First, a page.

Crowds flock to Poppy memorial

The poppy display at the Tower of London has successfully brought in crowds of thousands.

The memorial was planned and constructed by British theatre designer Tom Piper and ceramics artist Paul Cummins.

Each poppy represents a British military fatality. It is said to be one of the most ‘haunting and emphatic’ displays for the anniversary and in recent weeks has attracted thousands from all over the world.

Cummins, 29, said: “It’s quite poignant with remembrance Sunday coming up, it’s nice to see that all these poppies are the reason we’re here.”

“I’m grateful for everyone that’s fought for the country, who has stood up and defended us over the years and those who still are now.”

A total of 888,246 ceramic poppies are to be planted around the Tower to commemorate 100 years since the first full day of Britain’s involvement in the First World War.

Vanessa Currier, 20, a Canadian living in London said: “You need to see the poppies. It’s a tourist attraction…They’re beautiful, I’ve never seen anything like this.”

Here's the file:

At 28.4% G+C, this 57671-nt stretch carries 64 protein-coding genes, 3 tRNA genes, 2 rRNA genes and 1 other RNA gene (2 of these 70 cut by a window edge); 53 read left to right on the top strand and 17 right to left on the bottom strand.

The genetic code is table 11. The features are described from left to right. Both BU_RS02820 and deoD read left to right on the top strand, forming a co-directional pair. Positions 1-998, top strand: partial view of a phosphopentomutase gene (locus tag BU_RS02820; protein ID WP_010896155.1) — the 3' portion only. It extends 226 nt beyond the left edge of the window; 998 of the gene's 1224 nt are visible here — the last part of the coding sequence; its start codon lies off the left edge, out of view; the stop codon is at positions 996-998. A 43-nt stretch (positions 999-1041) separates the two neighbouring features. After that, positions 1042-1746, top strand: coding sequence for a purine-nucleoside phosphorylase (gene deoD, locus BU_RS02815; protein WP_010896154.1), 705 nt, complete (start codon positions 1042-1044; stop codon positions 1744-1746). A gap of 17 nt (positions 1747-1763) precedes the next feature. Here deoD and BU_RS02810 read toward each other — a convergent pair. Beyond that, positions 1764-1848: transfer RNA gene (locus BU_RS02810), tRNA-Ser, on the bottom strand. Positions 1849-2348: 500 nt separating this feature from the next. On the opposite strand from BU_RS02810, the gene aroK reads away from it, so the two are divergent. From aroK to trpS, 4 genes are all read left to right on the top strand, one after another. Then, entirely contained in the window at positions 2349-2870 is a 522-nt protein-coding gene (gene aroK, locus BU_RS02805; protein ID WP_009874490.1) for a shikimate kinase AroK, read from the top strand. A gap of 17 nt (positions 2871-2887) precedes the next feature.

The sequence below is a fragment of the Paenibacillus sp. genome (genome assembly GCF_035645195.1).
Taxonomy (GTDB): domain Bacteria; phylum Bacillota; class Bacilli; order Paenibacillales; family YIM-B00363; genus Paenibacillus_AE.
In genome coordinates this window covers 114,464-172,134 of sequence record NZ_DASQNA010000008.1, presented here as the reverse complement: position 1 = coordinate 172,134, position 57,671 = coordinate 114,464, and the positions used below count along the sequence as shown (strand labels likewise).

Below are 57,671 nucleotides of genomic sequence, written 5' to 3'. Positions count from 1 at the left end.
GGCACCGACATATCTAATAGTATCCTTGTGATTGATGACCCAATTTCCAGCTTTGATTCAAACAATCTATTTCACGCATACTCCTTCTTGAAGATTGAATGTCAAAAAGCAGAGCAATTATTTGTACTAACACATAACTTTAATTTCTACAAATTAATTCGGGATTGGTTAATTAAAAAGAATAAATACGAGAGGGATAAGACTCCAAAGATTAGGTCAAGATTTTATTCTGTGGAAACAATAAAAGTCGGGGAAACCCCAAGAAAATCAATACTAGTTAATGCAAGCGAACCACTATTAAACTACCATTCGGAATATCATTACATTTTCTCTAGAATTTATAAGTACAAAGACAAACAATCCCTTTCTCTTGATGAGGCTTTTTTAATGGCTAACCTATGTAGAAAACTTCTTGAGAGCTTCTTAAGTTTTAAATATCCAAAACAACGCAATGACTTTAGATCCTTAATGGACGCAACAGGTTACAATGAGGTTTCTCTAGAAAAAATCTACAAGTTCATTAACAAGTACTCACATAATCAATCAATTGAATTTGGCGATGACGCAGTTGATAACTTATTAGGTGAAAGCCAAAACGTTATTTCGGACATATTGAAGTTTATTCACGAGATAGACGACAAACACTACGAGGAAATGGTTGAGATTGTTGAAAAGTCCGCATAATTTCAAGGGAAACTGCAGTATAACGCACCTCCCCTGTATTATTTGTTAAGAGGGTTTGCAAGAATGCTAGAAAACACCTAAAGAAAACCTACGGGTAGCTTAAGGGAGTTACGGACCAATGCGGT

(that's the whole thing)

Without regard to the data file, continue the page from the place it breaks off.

Cummins chose the Tower’s moat for its historic significance in WWI, when it was used to welcome in the tenth battalion of 1,600 men that enlisted in August 1914.

Sean Lancaster, 21, said: “‘It means a lot to me because I had three great uncles in the war. That’s pretty cool. My aunt is buying two poppies.”

However the poppy memorial has not come without controversy. Jonathan Jones, art critic for the Guardian said, “this is a deeply aestheticised, prettified and toothless war memorial. The moat of the Tower should be filled with barbed wire and bones.”

Regardless of negative comment, an online campaign has been set up urging the government to keep the poppy memorial at the Tower for another year.

The final poppy is due to be installed on November 11 by Cummins to signify the day the Armistice was signed.

Each poppy has been sold for £25 with 10 per cent of the proceeds going to charity.

Photography by Yifan Chen and Lauren Towner